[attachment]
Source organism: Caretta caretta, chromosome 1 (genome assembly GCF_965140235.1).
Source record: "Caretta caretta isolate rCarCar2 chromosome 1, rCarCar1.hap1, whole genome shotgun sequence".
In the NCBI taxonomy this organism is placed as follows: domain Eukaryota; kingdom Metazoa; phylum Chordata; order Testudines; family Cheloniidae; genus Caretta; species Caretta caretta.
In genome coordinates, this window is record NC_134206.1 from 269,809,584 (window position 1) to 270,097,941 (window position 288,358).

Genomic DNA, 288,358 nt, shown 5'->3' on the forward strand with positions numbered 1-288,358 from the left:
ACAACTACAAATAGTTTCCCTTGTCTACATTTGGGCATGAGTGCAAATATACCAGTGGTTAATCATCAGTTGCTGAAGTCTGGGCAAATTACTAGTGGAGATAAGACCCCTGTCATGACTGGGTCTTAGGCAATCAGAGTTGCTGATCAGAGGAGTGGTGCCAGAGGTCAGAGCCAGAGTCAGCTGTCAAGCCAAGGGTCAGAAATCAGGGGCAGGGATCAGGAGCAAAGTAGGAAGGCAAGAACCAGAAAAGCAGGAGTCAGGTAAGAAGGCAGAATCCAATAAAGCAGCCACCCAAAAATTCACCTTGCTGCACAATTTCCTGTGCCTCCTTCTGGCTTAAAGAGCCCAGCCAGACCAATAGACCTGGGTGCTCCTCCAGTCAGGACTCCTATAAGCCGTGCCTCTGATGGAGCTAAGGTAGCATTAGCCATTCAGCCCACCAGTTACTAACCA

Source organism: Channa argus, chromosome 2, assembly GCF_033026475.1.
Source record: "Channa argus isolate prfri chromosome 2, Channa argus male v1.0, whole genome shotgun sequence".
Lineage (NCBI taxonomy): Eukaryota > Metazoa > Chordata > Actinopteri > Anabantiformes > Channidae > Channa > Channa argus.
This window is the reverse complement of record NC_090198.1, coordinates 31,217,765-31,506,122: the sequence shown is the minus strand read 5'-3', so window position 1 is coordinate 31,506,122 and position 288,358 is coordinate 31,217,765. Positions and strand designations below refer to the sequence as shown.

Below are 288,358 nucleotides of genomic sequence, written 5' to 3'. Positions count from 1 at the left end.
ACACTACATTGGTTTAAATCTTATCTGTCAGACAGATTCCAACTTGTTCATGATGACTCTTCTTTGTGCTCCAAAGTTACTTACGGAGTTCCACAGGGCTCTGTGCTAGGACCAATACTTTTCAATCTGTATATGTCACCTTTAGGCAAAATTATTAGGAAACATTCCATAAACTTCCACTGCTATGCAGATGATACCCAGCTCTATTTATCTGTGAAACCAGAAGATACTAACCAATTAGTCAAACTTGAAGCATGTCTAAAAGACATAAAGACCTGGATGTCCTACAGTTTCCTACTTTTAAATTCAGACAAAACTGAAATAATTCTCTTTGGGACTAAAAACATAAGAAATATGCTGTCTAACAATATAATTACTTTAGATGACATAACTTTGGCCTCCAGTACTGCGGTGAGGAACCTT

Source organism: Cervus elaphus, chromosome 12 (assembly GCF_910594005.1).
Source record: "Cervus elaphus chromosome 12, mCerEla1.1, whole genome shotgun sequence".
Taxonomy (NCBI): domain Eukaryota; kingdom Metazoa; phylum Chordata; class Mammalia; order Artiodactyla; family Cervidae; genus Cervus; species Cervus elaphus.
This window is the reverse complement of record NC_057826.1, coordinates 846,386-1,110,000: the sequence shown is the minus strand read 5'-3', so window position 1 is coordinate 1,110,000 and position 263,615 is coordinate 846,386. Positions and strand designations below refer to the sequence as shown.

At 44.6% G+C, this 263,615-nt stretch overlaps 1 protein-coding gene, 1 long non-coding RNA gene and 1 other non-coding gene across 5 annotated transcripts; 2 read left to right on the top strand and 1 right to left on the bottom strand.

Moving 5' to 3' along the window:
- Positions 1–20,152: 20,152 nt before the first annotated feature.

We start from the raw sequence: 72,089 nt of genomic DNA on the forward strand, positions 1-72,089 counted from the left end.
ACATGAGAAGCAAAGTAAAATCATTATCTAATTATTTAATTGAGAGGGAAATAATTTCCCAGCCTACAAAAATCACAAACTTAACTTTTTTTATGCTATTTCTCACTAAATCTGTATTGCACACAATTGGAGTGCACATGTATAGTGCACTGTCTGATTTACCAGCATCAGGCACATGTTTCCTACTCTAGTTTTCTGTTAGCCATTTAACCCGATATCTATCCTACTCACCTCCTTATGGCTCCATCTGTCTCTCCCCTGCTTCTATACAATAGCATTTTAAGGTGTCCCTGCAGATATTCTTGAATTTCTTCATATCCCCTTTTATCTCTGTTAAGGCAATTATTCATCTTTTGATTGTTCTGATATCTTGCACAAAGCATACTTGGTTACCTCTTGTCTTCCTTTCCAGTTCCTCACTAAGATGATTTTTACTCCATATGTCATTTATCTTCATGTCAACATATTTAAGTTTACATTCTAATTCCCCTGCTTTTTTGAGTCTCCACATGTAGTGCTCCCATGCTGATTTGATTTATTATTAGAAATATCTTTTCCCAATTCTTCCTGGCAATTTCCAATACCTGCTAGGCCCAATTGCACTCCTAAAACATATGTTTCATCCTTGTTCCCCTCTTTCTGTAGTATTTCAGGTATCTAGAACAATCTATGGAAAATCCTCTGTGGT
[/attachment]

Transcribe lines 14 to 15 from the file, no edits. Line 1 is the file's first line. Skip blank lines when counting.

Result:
Source record: "Cervus elaphus chromosome 12, mCerEla1.1, whole genome shotgun sequence".
Taxonomy (NCBI): domain Eukaryota; kingdom Metazoa; phylum Chordata; class Mammalia; order Artiodactyla; family Cervidae; genus Cervus; species Cervus elaphus.